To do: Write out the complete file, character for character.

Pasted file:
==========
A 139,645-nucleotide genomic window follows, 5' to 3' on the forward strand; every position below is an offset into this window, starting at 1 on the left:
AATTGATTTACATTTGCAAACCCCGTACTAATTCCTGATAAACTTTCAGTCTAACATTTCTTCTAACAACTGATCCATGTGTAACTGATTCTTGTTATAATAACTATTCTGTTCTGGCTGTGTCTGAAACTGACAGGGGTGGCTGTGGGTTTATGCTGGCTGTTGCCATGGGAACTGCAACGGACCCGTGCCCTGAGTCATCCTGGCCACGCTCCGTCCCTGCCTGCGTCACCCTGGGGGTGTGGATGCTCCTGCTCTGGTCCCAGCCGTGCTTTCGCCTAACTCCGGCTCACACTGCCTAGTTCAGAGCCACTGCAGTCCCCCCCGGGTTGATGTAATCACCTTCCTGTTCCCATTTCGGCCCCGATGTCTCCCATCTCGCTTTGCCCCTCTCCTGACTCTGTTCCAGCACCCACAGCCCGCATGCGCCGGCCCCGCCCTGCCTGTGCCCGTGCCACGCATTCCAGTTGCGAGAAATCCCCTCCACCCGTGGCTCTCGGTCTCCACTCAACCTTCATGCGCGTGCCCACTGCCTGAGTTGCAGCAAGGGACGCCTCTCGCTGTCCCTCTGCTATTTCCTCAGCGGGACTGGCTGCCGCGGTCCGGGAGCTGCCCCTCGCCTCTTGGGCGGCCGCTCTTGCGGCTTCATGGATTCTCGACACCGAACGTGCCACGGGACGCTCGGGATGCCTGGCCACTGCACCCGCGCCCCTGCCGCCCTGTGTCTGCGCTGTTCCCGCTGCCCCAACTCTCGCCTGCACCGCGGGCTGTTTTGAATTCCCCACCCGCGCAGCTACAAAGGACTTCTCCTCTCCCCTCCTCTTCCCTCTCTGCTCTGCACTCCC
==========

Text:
A 139,645-nucleotide genomic window follows, 5' to 3' on the forward strand; every position below is an offset into this window, starting at 1 on the left:
AATTGATTTACATTTGCAAACCCCGTACTAATTCCTGATAAACTTTCAGTCTAACATTTCTTCTAACAACTGATCCATGTGTAACTGATTCTTGTTATAATAACTATTCTGTTCTGGCTGTGTCTGAAACTGACAGGGGTGGCTGTGGGTTTATGCTGGCTGTTGCCATGGGAACTGCAACGGACCCGTGCCCTGAGTCATCCTGGCCACGCTCCGTCCCTGCCTGCGTCACCCTGGGGGTGTGGATGCTCCTGCTCTGGTCCCAGCCGTGCTTTCGCCTAACTCCGGCTCACACTGCCTAGTTCAGAGCCACTGCAGTCCCCCCCGGGTTGATGTAATCACCTTCCTGTTCCCATTTCGGCCCCGATGTCTCCCATCTCGCTTTGCCCCTCTCCTGACTCTGTTCCAGCACCCACAGCCCGCATGCGCCGGCCCCGCCCTGCCTGTGCCCGTGCCACGCATTCCAGTTGCGAGAAATCCCCTCCACCCGTGGCTCTCGGTCTCCACTCAACCTTCATGCGCGTGCCCACTGCCTGAGTTGCAGCAAGGGACGCCTCTCGCTGTCCCTCTGCTATTTCCTCAGCGGGACTGGCTGCCGCGGTCCGGGAGCTGCCCCTCGCCTCTTGGGCGGCCGCTCTTGCGGCTTCATGGATTCTCGACACCGAACGTGCCACGGGACGCTCGGGATGCCTGGCCACTGCACCCGCGCCCCTGCCGCCCTGTGTCTGCGCTGTTCCCGCTGCCCCAACTCTCGCCTGCACCGCGGGCTGTTTTGAATTCCCCACCCGCGCAGCTACAAAGGACTTCTCCTCTCCCCTCCTCTTCCCTCTCTGCTCTGCACTCCC